Refugees by the EU border are the Unwanted of today

Die Ungewollten, in English The Unwanted, is the title of a drama documentary that was shown last fall on the German TV channel ARD. This documentary depicts the odyssey of the German passenger ship St. Louis over the Atlantic in the summer of 1939.

In May of that year St. Louis left the port of Hamburg aiming for Cuba. On board were 937 Jewish refugees, mainly Germans. They had tourist visas to Cuba, in many cases also valid papers from the US immigration authorities, and were full of confidence. But when the ship arrived to Havana, it turned out that the visa regulations had been recently changed. The ship’s captain, Gustav Schröder, only managed to negotiate a deal with the Cuban authorities allowing 22 of his Jewish passengers to disembark. He then decided to steer for the United States. However, despite him personally pleading to President Roosevelt, the answer was no. The same negative answer was given in Canada.

Panic broke out among the passengers of the ship. Several of them considered suicide, one of them died, and there was also an attempt at mutiny.

After a month’s voyage at sea, the ship was finally allowed to dock in Antwerp. The passengers were distributed between Belgium, the Netherlands, France and the United Kingdom. 254 of them were murdered by the Nazis in the following years. Only those received by Britain escaped the Holocaust.

The film Die Ungewollten portrays how it is to be “unwanted”, to be seen as something alien and threatening, a dangerous contagion from which the rest of humanity must protect itself.

One year earlier, in the summer of 1938, representatives of 32 of the world’s states had gathered for a conference in Évian-les-Bains, in southeastern France, to discuss how to rescue about 700,000 German and Austrian Jews and political refugees in need of protection. The conference became a moral failure. No one stood up. One of the Swedish representatives, Gösta Engzell, senior executive at the Ministry for Foreign Affairs, argued that the “Jewish issue” must be resolved outside Europe.

An observer from the British Palestine Mandate, a woman named Golda Meir, later described her experiences of this conference:

To sit there, in this wonderful hall, and listen to the representatives of 32 states, one after the other, standing up and explaining how much they would have liked to receive a larger number of refugees and how terribly sorry they were not being able to do this, was a shocking experience. /…/ I wanted to get up and scream at them: Don’t you know that these damned numbers are human beings, people who must spend the rest of their lives in concentration camps, or wandering around the world like lepers, if you don’t let them in?” (Quote from German Wikipedia, translated to Swedish by author and to English by editor.)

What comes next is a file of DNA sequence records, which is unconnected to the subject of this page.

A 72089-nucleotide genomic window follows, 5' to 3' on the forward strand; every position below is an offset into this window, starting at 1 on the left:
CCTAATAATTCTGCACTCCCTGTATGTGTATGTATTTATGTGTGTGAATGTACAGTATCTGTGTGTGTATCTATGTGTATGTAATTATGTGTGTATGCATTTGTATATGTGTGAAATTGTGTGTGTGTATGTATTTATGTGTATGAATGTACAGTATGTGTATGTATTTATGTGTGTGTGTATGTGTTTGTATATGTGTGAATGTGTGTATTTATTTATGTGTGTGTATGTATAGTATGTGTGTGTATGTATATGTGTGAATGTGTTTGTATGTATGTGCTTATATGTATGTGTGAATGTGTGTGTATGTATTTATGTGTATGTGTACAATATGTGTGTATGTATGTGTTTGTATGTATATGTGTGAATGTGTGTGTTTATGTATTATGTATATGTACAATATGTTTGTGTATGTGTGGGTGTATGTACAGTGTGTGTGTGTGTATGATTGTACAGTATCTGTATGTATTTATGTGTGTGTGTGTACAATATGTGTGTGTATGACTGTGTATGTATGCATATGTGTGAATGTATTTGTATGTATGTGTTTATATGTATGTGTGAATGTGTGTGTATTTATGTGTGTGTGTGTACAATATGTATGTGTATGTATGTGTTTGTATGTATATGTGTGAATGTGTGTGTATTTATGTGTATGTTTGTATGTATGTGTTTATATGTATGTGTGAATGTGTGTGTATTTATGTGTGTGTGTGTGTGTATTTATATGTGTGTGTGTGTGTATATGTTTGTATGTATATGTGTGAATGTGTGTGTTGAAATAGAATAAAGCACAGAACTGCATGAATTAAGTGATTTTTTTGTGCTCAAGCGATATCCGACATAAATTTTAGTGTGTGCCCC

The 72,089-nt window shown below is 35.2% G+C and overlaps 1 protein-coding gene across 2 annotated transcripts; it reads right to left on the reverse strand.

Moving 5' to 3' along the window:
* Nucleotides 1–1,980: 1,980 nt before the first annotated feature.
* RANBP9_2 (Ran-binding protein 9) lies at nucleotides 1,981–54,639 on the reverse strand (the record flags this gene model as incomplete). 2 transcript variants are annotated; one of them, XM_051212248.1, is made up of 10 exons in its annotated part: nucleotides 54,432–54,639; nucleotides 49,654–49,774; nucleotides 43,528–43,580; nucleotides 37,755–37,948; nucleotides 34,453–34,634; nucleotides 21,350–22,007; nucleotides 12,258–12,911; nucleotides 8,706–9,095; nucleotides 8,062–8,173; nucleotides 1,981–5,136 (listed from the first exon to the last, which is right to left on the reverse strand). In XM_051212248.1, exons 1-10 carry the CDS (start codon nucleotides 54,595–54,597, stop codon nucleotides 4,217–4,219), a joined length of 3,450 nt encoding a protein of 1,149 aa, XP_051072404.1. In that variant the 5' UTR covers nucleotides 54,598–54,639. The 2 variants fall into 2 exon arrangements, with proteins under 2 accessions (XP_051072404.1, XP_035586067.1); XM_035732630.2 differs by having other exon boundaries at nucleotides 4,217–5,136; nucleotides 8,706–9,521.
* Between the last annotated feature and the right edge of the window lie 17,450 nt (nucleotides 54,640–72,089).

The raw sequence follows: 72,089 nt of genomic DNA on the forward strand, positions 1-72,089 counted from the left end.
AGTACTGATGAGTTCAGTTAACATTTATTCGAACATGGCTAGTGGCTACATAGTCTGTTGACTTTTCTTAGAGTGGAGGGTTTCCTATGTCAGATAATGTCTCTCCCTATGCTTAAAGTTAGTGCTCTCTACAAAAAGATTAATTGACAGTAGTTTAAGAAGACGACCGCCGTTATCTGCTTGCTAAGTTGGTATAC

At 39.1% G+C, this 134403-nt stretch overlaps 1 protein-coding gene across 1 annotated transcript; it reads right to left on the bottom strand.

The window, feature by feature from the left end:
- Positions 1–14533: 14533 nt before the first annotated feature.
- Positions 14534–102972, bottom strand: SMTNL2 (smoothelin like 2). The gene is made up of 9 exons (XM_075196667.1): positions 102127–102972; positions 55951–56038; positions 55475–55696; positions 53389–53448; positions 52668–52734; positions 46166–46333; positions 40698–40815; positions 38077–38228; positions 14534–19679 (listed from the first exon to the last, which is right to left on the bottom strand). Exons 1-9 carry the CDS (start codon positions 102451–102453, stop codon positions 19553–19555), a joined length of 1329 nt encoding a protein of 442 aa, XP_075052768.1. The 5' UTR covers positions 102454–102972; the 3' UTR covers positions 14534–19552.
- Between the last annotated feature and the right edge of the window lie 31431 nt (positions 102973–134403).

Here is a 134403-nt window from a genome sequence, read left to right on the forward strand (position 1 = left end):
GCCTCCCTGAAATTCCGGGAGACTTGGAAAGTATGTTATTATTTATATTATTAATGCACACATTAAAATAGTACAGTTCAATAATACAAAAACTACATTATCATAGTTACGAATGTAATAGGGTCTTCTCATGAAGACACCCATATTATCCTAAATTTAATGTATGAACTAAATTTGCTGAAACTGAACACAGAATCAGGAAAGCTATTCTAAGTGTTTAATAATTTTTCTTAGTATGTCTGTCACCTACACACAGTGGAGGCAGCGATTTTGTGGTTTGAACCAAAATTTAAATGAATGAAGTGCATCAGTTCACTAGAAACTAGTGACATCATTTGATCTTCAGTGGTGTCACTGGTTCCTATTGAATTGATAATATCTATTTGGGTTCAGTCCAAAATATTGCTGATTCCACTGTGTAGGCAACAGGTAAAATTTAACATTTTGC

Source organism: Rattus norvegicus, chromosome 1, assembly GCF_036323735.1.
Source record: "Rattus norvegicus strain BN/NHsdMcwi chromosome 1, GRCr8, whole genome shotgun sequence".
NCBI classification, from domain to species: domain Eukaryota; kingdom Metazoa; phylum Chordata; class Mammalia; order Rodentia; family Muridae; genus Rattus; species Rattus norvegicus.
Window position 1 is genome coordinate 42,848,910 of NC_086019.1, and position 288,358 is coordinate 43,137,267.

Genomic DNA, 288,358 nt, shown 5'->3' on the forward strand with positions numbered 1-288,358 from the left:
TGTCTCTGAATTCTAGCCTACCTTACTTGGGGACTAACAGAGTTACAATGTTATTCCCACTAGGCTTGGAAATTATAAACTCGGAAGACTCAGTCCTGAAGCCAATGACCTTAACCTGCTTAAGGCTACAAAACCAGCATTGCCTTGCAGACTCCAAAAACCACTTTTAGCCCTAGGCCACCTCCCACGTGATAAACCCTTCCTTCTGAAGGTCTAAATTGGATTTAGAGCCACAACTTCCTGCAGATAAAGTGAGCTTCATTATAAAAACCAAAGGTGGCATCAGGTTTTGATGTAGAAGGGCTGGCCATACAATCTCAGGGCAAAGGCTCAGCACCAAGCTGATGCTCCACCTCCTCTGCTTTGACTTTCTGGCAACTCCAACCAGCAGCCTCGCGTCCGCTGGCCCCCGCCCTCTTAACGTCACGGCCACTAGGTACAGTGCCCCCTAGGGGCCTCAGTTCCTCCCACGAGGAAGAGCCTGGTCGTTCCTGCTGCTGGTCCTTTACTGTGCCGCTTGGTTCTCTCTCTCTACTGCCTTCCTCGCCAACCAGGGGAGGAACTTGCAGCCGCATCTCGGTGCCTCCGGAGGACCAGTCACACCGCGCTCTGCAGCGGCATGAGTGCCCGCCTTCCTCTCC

Today we see how the refugees at the Turkey-Greece border are treated by the EU as “unwanted”. The European Union is doing everything to truly appear as Fort Europe. Closed borders. The right of asylum tossed in the trash. No life-saving interventions on the Mediterranean.

The political debates of today are not about the individuals who now desperately knock on our door. Everything is about what we consider us able to “manage”; we who so far have had the privilege to live in peace and in social stability.

We did see it coming. After the great wave of refugees in 2015 the Swedish migration policy was considerably restricted. The earlier statement by the Prime Minister was no longer valid, the statement in which he had declared that his Europe builds no walls but receives people fleeing from war, together and in solidarity. Now the debate was focused on us and our demand for “breathing-space”, not on the refugees in need of protection. All of a sudden, the right of asylum was considered ignorable.

“Sweden is full”, Jimmie Åkesson recently declared to desperate refugees at the EU border. And it seems that this is not only the policy of the nationalist-populist party Sweden Democrats, but also of the EU, and thus also of Sweden. Sweden is full, the EU is full. And on the other side of the moat we see the “unwanted”, those who, according to Hannah Arendt, are deprived even of the “right to rights”.

Is this really the world we want?

This article was first published in Swedish in Upsala Nya Tidning, March 12, 2020 and translated and republished with permission from the author.